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Revived reservoir a lifeline for Syria farmers


For the first time in over a decade of conflict, farmers in Syria’s rebel-held northwest are irrigating their crops more easily thanks to the rehabilitation of a vital reservoir, bringing life back to parched fields.

Water from the Bala reservoir is once again flowing to a fertile plain in the Idlib area, home to several million people, many of them displaced during the country’s devastating civil war.

“More than 10 years ago, water stopped flowing into the reservoir because of a lack of electricity” for the pumps, said Mohammed Ramadan, 42, irrigating his crops in the village of Bala.

Farmers have relied on rainwater ever since, but it was never enough for their crops to thrive, he added.

“Now, thank God, water is flowing again,” he told AFP, with farmers diversifying their crops to include vegetables like eggplant and peppers rather than just the bare essentials.

The reservoir went back into service after years of problems, including poor maintenance and damage to some of its facilities due to bombardment.

Pumps at a nearby station were repaired and reconnected to the electricity grid, while other cleaning and maintenance work was also carried out, according to the authorities.

It collects rainwater in the winter, while water is also pumped in from the Orontes River area nearby.

Agriculture is the main source of income for many in the roughly 60 villages in the Rouj plain, a vast patchwork of green and golden crops cutting rectangular shapes around the reservoir.

“When water began to flow again, the entire Rouj area was revived,” Ramadan said, pumping water from a nearby canal.

– ‘Where will our sheep graze?’ –

Livestock grazed near the reservoir’s edge, while children swam in an adjoining canal.

“We were limited to growing beans and tomatoes” before the reservoir was rehabilitated, said farmer Walid Mohammadia, 40, as he harvested zucchinis.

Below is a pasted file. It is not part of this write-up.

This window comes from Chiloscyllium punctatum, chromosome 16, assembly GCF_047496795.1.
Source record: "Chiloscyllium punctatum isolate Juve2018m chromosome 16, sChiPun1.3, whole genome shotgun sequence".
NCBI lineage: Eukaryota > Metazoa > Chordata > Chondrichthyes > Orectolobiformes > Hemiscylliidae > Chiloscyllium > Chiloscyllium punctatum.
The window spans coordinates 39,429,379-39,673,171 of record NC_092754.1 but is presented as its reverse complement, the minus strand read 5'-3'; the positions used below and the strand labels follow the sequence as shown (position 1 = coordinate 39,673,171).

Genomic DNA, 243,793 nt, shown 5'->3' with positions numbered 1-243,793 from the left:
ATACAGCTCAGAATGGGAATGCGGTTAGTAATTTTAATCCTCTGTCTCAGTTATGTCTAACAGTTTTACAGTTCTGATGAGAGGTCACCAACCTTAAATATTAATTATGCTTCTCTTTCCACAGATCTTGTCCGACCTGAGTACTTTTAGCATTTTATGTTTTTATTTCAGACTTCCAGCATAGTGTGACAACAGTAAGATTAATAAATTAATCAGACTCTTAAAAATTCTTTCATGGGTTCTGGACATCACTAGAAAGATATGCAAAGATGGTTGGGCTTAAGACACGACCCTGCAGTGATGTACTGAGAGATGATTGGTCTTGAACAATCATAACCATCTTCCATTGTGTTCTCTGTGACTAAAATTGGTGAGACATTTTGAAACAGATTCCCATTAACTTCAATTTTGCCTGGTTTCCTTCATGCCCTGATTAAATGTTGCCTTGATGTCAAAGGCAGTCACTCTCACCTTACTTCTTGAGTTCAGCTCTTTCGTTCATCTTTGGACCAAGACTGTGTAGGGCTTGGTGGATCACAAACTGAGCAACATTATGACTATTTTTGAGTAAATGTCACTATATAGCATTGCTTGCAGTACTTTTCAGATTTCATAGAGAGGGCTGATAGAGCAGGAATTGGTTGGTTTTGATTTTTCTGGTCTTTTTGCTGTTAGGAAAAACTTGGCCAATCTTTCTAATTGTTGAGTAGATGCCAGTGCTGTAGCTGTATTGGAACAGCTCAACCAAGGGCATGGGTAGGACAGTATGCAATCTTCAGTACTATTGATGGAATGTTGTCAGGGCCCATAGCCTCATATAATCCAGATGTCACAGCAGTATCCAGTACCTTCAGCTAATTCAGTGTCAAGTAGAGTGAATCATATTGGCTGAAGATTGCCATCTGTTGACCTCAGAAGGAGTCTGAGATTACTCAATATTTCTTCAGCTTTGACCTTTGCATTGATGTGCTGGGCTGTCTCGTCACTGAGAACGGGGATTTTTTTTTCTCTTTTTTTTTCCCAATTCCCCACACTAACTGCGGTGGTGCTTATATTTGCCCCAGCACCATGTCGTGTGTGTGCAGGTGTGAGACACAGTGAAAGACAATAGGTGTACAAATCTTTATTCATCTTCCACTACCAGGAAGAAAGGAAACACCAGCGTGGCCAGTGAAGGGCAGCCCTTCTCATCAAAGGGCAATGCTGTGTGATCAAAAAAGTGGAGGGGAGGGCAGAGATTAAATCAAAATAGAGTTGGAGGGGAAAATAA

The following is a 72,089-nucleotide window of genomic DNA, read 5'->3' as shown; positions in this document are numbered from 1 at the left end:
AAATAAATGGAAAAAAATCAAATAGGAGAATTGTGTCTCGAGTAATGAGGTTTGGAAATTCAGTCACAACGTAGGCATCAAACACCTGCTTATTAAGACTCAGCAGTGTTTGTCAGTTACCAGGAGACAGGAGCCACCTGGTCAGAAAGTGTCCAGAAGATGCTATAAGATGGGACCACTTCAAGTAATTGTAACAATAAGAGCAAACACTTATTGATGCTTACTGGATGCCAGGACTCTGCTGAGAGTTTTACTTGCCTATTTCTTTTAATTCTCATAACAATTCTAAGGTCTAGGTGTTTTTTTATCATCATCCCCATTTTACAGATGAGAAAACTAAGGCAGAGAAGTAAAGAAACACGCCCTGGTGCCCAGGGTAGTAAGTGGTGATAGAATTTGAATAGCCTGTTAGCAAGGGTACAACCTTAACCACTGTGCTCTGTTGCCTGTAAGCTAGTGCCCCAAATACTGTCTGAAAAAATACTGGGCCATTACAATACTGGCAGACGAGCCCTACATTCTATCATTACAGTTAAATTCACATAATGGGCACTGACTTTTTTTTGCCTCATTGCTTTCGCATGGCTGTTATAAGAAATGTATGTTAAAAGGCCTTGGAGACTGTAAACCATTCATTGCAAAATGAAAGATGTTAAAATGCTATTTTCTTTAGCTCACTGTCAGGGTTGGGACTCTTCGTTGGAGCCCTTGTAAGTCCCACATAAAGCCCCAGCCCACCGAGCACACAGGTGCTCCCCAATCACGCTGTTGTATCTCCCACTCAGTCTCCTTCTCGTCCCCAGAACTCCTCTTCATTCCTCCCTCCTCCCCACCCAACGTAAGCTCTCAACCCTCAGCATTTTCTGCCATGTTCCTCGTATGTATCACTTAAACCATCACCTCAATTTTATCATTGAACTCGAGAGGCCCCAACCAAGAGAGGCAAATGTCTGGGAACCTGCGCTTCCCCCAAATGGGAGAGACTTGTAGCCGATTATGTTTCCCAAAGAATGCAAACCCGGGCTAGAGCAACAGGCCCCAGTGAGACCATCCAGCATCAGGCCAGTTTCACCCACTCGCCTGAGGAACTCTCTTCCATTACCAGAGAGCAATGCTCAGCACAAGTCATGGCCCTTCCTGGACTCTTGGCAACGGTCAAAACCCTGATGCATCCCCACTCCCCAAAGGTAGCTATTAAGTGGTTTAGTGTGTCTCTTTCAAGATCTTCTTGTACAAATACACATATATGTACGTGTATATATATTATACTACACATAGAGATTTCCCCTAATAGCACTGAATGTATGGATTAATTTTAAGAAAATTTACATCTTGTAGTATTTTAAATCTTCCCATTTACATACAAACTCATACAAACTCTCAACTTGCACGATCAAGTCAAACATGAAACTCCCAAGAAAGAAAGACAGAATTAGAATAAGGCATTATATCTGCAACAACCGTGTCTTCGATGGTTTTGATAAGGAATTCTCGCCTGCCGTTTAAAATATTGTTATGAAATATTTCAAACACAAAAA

“But today we can grow crops that we couldn’t afford to plant before,” he said, visibly excited.

“When water flowed again, life returned,” he added.

The reservoir has a maximum storage capacity of 14.5 million cubic metres (512 million cubic feet), said Tammam al-Hamud, an official in charge of water resources.

The Syrian war erupted from 2011 anti-regime protests and evolved into a complex conflict involving international powers and proxies. More than half a million people lost their lives, with millions displaced.

Jihadist group Hayat Tahrir al-Sham, led by Syria’s former Al-Qaeda affiliate, and affiliated armed factions run the Idlib bastion, which also includes slivers of neighbouring Hama, Aleppo and Latakia provinces.

When the renovation project — expected to cost around $2.5 million — is fully completed, the reservoir will be able to irrigate more than 10,000 hectares of farmland, compared to about 4,000 hectares currently, Hamud added.

He expressed hope the stores would help increase crop yields, especially for more water-intensive cotton, whose cultivation is crucial “because it provides raw material for factories” that employ many people in the region.

Jihad al-Sawaq, an official in charge of pumping stations in the area, said the aim of repairing the reservoir was to “increase the irrigated areas to boost crop production”.

“We will encourage planting several strategic types of crops including sugar beets, sunflowers and soybeans, which we had stopped producing in 2011,” he said.

But not everybody is happy with the project.

“Our sheep used to graze inside the reservoir, and now it’s filled with water,” said shepherd Zakwan al-Hamdun, 53, who lives in a nearby displacement camp.

“Where will our sheep graze now?” he asked, his livestock nibbling on meagre tufts of grass between the camp’s tents.

“We want the (local) government to at least help by providing fodder,” he added.



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